Angry Workers of the World, the West London-based collective who consistently produce some of the best contemporary analysis out of the UK at the moment, have just published a new piece reviewing a book on the Grunswick and Gate Gourmet struggles, and then using this as a jumping-off point for a broader discussion of what they see as the limits of “intersectionality” as a concept.
In the past, I’ve been very heavily critical of the level of discussion around critiques of “identity politics” and “intersectionality”, so it’s very refreshing to see a piece that avoids the common flaws that ruin most mainstream left critiques. In particular, criticisms of intersectionality often fall back on an appeal to a supposed universal subject, an imagined figure which is vague enough to appeal to centrist liberals, social democrats and some self-proclaimed communists, whereas the AWW piece is very clear about the need to start off from an understanding of class composition as it actually exists – so, real workers, who always exist in a specific context of some kind, unlike the abstract universal proletarian phantoms beloved of most anti-intersectionalists.
The other thing that often does my head in about critiques of intersectionality is that they often seem to get stuck at the moment of “don’t do that”, and never really arrive at the “do this instead” – which often seems to come across as saying “don’t do anything”. Again, the AWW piece is far, far better than most examples of the genre in this regard, but there are still a few moments where I really felt like the “do this instead” they advocate for could use some further discussion. So, a few notes on their article, mostly just saying “I’d like to see this bit explained in more detail”, and possibly repeating myself from previous discussions on similar subjects:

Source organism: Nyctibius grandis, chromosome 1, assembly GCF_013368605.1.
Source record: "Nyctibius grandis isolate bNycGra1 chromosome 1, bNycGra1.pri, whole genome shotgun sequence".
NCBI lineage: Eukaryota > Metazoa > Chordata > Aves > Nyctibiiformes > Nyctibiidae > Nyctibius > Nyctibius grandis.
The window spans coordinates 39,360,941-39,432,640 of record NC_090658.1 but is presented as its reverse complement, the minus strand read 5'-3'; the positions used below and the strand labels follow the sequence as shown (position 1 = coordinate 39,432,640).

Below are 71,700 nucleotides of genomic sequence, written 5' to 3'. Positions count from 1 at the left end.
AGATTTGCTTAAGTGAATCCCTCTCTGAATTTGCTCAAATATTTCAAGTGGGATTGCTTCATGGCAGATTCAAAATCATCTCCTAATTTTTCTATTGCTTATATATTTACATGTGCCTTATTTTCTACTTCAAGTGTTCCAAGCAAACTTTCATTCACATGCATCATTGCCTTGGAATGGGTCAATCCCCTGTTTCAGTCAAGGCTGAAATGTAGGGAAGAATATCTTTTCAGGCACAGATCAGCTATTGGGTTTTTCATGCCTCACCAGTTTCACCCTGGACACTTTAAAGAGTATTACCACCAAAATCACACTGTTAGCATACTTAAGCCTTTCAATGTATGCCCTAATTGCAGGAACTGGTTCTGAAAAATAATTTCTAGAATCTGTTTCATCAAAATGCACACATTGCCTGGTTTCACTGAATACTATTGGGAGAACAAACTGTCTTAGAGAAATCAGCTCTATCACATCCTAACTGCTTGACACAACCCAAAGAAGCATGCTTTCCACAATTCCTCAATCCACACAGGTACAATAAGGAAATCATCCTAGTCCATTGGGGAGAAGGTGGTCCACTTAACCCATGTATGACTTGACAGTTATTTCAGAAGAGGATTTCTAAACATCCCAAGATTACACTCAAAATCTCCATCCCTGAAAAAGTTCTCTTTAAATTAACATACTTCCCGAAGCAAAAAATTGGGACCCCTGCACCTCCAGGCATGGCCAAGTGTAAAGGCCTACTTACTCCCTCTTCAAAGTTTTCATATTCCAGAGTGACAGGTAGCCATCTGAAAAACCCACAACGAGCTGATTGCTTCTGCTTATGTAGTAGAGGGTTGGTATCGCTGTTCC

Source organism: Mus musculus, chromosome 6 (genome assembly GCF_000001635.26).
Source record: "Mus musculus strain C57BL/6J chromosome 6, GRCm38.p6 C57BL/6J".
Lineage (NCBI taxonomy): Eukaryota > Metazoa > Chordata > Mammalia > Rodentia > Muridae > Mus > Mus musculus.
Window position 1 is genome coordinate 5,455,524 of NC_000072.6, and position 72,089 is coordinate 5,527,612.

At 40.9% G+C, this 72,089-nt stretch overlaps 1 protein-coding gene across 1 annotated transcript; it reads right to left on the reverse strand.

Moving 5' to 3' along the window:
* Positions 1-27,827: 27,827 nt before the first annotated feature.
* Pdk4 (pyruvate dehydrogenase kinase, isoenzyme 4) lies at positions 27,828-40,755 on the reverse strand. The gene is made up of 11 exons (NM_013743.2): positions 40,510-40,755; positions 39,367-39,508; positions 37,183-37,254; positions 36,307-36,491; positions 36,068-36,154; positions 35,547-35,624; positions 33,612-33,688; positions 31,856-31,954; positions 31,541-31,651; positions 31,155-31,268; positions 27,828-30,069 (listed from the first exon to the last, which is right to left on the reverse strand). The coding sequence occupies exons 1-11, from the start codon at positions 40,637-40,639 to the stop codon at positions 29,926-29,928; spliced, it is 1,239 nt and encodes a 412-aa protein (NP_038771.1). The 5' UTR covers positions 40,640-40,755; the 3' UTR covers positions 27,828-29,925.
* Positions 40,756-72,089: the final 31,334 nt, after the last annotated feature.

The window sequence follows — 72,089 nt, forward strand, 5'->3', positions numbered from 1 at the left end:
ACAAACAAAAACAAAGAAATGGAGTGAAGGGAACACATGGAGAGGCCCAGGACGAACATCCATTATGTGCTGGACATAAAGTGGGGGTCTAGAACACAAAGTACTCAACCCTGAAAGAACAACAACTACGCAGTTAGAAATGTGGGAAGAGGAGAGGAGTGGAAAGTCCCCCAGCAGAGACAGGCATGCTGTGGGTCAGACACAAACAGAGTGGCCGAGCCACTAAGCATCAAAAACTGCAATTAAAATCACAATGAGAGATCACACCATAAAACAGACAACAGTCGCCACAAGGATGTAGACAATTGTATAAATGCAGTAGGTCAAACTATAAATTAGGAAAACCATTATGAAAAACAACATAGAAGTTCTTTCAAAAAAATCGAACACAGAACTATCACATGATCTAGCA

One possible point of disagreement is with their claim that “We are currently witnessing a problematic intersection [I can’t work out if the pun there is deliberate or unintentional] of state ideology and liberal leftist politics when it comes to race, class and gender – and ‘intersectionality’ will be a useless tool to question this.”
If I understand what they’re saying correctly, then I think that this is a point where different understanding of the concept of “intersectionality” diverge – so there are certainly forms of intersectional analysis that are open to this kind of state co-optation, but I’d think any version of intersectionality that recognises class as an axis can be used as a tool to pry open the kind of statist, top-down managerial ideology where, for instance, “the Jewish community” can be represented by the Jewish Leadership Council and the Board of Deputies, “the Muslim community” are represented by the Muslim Council of Britain and so on.
But maybe that’s too simplistic, and it’s also necessary to acknowledge that, just like “intersectionality”, “class” is also used to mean different things, so the correct formulation would be more like “any version of intersectionality that recognises class as an axis – and understands class as a social relationship, not a fixed, unchanging identity – can be used as a tool to…” I’m sure there are some versions of intersectionality that would go along with idiocies like “ah, Sajid Javid, son of a bus driver – he can tick the working-class box”, but I don’t think that’s true of all of them.
Anyway, the main point I wanted to see expanded on is touched on in two sections: one talks about “the wider liberal left, which demands ‘open borders’ as some kind of human right and denounces local working class reaction against this as xenophobic or anti-migrant – the left should check their privileged position of not feeling potentially threatened by an increase of competition on the labour and housing market. The demand for open borders has to be solidly founded on working class politics that take up the enormous challenge of organising local and migrant workers against all odds of limited jobs, language issues between workers and so on.” Later on, this is echoed by “the way the Gate Gourmet workers were undermined through the employment of recently migrated agency workers from Eastern Europe confirms our critical position towards a liberal left that berates working class people who voted for Brexit as being complete wallies misguided by UKIP.”